Did you know that 38% of data migration projects fail?*
While this statistic represents a bleak picture of wasted effort leading to a drain on resource and budget, it is important to note that a data migration is a challenging project and the risk involved is high. However, being aware of the common hurdles that could potentially derail your project will increase the likelihood of achieving a smooth transition of data to your new system.
You’ve probably noticed we’ve got a new name. So, whilst we fight over the last few branded coffee mugs, pens and reminisce of the old QuickAddress days, we’ll also be celebrating our new name ‘Experian Data Quality.’
But why are we doing this?
At the beginning of November I shared with you a few simple tips to help you get started with your data quality programme. This blog was titled ‘Top Tips for Data Quality.’ If you haven’t had chance to read it you can do here.
This blog is my two part special if you like. I didn’t want to overload you with all of my tips at once, so here are my next 5. Hopefully these will help you ensure you have a strategy and the tools in place to consistently deliver good data quality.
As well as usability and performance enhancements, the latest version of Experian Pandora brings significant new capabilities such as the user-configurable Outliers Report, which automatically highlights “unusual” data, and reference table functionality which enables the licensed re-use of data for cleansing and enrichment.
Big data is becoming an increasingly important tool for many business organisations but new research by IBM has found that a large number of insurance companies are failing to take advantage of it.
The advent of big data has changed the way organisations work forever, yet there is still some misunderstanding about what this asset can do for marketing. This is about more than generalisations; it is about getting to the crux of the matter and delivering focused projects with defined results.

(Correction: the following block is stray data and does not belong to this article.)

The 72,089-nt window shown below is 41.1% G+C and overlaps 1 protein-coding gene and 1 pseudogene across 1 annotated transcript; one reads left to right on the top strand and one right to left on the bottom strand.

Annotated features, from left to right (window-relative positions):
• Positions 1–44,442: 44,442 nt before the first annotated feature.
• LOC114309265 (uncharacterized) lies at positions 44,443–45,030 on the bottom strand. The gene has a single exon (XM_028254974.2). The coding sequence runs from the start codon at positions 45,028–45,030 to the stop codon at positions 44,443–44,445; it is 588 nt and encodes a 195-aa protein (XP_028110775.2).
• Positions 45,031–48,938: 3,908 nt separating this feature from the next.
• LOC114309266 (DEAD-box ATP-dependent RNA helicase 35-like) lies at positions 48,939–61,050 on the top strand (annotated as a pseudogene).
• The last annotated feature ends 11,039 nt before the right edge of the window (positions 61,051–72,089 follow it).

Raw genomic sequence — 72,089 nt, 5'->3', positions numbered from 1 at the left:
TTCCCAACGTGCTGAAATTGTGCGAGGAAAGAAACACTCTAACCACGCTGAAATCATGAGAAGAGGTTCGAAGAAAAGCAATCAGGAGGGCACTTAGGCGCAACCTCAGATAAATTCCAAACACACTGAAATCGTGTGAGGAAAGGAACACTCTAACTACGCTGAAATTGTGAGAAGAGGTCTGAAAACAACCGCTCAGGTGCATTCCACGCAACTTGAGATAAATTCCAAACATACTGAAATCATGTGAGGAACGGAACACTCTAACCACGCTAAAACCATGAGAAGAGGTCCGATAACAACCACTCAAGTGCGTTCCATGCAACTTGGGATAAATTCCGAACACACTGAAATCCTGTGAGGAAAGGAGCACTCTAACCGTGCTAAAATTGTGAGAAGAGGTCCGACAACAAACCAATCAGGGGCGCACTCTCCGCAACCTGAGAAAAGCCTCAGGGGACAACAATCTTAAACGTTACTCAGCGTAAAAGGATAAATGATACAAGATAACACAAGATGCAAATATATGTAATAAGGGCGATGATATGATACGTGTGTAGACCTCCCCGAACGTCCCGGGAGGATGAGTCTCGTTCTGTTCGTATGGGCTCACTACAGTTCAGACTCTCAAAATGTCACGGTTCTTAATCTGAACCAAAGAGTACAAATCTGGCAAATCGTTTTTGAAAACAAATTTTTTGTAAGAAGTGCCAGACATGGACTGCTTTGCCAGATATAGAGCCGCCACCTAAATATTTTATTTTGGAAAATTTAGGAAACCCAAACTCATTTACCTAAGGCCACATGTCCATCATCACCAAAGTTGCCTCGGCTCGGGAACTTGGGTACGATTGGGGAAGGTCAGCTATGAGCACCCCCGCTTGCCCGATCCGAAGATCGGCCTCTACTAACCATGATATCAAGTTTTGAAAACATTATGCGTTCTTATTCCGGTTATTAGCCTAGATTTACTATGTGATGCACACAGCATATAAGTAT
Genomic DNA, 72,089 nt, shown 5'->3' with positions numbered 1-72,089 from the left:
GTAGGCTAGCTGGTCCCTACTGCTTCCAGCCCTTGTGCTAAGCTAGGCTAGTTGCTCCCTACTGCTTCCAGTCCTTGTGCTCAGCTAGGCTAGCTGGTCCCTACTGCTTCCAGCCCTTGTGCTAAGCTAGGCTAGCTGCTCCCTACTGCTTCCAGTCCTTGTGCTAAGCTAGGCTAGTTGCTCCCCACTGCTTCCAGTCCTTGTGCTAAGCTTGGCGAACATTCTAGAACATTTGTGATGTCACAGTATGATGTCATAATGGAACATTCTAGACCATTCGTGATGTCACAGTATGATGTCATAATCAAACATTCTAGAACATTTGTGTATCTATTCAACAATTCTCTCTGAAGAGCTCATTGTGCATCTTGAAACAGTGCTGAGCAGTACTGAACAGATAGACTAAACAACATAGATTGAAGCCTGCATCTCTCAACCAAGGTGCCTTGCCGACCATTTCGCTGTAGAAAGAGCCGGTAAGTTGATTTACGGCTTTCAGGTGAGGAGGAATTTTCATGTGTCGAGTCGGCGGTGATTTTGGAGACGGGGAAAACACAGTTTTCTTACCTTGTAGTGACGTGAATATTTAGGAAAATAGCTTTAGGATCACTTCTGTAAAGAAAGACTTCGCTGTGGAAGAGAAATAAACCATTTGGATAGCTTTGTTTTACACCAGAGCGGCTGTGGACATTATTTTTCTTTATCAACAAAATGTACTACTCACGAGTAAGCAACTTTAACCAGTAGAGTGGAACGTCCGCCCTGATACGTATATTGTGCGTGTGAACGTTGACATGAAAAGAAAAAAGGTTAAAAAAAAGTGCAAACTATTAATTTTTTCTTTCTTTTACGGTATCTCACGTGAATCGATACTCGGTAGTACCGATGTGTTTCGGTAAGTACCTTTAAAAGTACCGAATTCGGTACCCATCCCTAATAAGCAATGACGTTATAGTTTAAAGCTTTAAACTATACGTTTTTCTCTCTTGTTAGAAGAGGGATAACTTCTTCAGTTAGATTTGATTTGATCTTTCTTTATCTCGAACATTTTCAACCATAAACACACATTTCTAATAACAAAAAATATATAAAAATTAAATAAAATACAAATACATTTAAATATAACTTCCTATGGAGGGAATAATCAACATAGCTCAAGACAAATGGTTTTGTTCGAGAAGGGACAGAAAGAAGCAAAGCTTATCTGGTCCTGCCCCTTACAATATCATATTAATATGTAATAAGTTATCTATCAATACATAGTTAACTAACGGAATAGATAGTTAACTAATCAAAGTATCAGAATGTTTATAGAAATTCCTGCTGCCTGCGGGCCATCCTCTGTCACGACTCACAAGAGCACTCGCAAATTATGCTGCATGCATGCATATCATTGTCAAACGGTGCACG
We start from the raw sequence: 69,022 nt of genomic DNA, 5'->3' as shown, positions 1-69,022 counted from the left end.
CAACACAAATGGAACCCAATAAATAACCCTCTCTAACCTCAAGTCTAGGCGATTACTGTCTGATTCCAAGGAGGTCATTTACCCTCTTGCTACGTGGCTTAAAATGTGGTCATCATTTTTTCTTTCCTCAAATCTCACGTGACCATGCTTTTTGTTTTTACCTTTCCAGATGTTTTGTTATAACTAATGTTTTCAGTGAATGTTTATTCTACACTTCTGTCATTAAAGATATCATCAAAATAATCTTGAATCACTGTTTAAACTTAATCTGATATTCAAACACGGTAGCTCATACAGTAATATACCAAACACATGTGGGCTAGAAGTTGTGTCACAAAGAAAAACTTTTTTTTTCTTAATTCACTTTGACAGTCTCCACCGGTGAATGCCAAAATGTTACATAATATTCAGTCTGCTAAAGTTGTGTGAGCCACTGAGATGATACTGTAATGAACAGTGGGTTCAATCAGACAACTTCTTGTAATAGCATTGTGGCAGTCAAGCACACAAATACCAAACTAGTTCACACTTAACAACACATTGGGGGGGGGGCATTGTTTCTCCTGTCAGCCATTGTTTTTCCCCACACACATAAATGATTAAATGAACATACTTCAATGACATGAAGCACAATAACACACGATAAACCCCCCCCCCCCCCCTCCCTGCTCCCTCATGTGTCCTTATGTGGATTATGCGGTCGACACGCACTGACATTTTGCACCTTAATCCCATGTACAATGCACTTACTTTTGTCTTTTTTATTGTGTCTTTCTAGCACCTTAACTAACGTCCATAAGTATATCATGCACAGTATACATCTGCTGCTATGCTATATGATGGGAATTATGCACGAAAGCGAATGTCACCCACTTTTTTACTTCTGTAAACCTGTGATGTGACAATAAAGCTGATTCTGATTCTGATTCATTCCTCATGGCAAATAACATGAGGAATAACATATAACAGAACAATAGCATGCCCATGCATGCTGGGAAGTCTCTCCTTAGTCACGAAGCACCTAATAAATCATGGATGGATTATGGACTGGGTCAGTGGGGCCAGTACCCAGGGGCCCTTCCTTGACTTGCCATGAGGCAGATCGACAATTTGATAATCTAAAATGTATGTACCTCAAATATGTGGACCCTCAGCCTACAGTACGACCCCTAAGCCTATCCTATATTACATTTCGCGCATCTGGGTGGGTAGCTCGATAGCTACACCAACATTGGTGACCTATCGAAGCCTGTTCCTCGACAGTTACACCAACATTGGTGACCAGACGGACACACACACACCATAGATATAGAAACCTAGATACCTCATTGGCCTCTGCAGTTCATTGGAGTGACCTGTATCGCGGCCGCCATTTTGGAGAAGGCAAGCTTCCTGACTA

I recently attended the IRM Enterprise Data and BI conference held from 4th to 6th November in London. This conference was a great opportunity to not only present, but also to gather knowledge from many data practitioners.
One of my favourite sessions was Defining Data Quality Dimensions presented by Nicola Askham and Denise Cook, which gave the audience an opportunity to understand and review their recent white paper covering the six primary dimensions for data quality assessment.
I thought I’d share with you a few simple tips to help you get started with your data quality programme. Data quality doesn’t have to be complicated. Really it’s all about having the right people, processes and technology in place. I’ve tried to simplify it into these five steps below so follow these and in no time you’ll have got to grips with your data.
Getting a reference in a dictionary is an indicator that something has gone from being niche to near universal. That was the story of 2013, the year the big data became ubiquitous.
The data world is buzzing with articles, posts and presentations asking organisations where they are with their big data strategy. It seems as though the world had barely started taking data quality seriously for basic master and reference data, and now we are out to conquer the next data challenge, lots of data!